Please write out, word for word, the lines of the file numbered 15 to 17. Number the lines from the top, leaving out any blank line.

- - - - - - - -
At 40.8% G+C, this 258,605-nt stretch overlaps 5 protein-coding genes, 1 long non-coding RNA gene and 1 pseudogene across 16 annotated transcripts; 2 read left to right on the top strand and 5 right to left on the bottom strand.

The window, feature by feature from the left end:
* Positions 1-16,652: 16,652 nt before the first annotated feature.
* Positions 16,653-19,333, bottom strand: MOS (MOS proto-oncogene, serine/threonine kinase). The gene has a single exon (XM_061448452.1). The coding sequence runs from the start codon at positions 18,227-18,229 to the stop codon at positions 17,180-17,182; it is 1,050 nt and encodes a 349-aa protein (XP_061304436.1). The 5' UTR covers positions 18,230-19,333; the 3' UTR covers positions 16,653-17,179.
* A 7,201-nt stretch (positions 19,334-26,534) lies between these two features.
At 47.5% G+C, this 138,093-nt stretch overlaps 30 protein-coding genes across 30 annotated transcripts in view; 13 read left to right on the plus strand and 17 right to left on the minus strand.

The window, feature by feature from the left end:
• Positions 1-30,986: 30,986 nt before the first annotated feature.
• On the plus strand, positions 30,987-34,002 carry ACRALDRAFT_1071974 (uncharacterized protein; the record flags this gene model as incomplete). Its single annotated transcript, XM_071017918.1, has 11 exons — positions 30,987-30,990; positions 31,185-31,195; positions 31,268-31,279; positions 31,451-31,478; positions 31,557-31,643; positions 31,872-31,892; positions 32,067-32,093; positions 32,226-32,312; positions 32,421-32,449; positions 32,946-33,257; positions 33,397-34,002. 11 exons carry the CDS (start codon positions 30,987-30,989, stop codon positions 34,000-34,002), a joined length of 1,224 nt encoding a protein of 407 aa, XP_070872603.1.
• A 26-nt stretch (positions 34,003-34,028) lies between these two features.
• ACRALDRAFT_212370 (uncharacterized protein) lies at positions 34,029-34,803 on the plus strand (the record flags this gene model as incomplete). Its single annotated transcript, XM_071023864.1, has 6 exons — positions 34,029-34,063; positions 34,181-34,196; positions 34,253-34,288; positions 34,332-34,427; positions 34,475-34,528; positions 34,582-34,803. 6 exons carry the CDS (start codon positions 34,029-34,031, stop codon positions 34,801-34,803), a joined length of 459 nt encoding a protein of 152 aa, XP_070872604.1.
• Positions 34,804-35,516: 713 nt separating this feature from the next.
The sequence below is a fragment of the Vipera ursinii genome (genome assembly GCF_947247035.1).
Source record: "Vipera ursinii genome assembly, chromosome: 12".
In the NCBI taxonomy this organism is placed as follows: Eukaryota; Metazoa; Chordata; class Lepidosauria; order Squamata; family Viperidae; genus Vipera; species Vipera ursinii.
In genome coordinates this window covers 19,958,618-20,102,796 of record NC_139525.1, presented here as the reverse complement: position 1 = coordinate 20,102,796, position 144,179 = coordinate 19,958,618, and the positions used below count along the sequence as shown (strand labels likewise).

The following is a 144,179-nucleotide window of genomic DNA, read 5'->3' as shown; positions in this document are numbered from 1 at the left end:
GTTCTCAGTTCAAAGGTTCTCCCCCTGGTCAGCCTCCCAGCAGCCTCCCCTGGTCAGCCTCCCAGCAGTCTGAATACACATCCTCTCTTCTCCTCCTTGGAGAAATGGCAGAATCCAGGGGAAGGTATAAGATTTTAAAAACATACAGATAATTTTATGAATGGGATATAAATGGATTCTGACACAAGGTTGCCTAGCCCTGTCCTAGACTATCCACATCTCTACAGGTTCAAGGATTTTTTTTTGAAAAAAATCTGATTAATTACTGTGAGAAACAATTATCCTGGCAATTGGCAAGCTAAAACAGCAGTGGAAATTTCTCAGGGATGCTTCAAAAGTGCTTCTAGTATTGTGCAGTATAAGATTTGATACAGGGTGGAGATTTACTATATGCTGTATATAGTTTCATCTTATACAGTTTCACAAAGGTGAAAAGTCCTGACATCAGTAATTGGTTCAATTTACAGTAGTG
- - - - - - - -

In the NCBI taxonomy this organism is placed as follows: Eukaryota; Metazoa; Chordata; class Lepidosauria; order Squamata; family Viperidae; genus Vipera; species Vipera ursinii.
In genome coordinates this window covers 19,958,618-20,102,796 of record NC_139525.1, presented here as the reverse complement: position 1 = coordinate 20,102,796, position 144,179 = coordinate 19,958,618, and the positions used below count along the sequence as shown (strand labels likewise).

The following is a 144,179-nucleotide window of genomic DNA, read 5'->3' as shown; positions in this document are numbered from 1 at the left end: